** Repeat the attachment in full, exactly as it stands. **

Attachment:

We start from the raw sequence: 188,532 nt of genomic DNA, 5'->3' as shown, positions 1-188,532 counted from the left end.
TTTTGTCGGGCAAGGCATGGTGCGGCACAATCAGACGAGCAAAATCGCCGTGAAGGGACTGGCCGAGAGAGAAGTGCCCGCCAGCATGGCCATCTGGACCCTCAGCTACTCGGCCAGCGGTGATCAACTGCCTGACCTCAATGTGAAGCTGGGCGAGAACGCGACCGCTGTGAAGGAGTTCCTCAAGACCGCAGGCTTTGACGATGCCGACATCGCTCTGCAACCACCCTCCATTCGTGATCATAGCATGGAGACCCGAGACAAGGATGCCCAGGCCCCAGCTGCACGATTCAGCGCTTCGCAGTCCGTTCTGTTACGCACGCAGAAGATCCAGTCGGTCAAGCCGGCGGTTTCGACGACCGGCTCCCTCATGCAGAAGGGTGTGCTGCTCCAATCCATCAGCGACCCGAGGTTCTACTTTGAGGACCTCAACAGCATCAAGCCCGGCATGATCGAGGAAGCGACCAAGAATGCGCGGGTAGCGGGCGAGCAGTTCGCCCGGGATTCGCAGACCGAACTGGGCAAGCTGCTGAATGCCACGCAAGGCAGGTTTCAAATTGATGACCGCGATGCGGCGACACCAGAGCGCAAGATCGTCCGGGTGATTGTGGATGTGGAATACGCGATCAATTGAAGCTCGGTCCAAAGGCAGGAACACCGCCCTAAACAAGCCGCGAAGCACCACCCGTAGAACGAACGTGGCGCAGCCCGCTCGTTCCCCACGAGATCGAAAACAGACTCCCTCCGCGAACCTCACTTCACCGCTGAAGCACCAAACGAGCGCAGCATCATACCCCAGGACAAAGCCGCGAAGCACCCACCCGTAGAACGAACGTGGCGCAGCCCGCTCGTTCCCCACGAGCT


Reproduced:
We start from the raw sequence: 188,532 nt of genomic DNA, 5'->3' as shown, positions 1-188,532 counted from the left end.
TTTTGTCGGGCAAGGCATGGTGCGGCACAATCAGACGAGCAAAATCGCCGTGAAGGGACTGGCCGAGAGAGAAGTGCCCGCCAGCATGGCCATCTGGACCCTCAGCTACTCGGCCAGCGGTGATCAACTGCCTGACCTCAATGTGAAGCTGGGCGAGAACGCGACCGCTGTGAAGGAGTTCCTCAAGACCGCAGGCTTTGACGATGCCGACATCGCTCTGCAACCACCCTCCATTCGTGATCATAGCATGGAGACCCGAGACAAGGATGCCCAGGCCCCAGCTGCACGATTCAGCGCTTCGCAGTCCGTTCTGTTACGCACGCAGAAGATCCAGTCGGTCAAGCCGGCGGTTTCGACGACCGGCTCCCTCATGCAGAAGGGTGTGCTGCTCCAATCCATCAGCGACCCGAGGTTCTACTTTGAGGACCTCAACAGCATCAAGCCCGGCATGATCGAGGAAGCGACCAAGAATGCGCGGGTAGCGGGCGAGCAGTTCGCCCGGGATTCGCAGACCGAACTGGGCAAGCTGCTGAATGCCACGCAAGGCAGGTTTCAAATTGATGACCGCGATGCGGCGACACCAGAGCGCAAGATCGTCCGGGTGATTGTGGATGTGGAATACGCGATCAATTGAAGCTCGGTCCAAAGGCAGGAACACCGCCCTAAACAAGCCGCGAAGCACCACCCGTAGAACGAACGTGGCGCAGCCCGCTCGTTCCCCACGAGATCGAAAACAGACTCCCTCCGCGAACCTCACTTCACCGCTGAAGCACCAAACGAGCGCAGCATCATACCCCAGGACAAAGCCGCGAAGCACCCACCCGTAGAACGAACGTGGCGCAGCCCGCTCGTTCCCCACGAGCT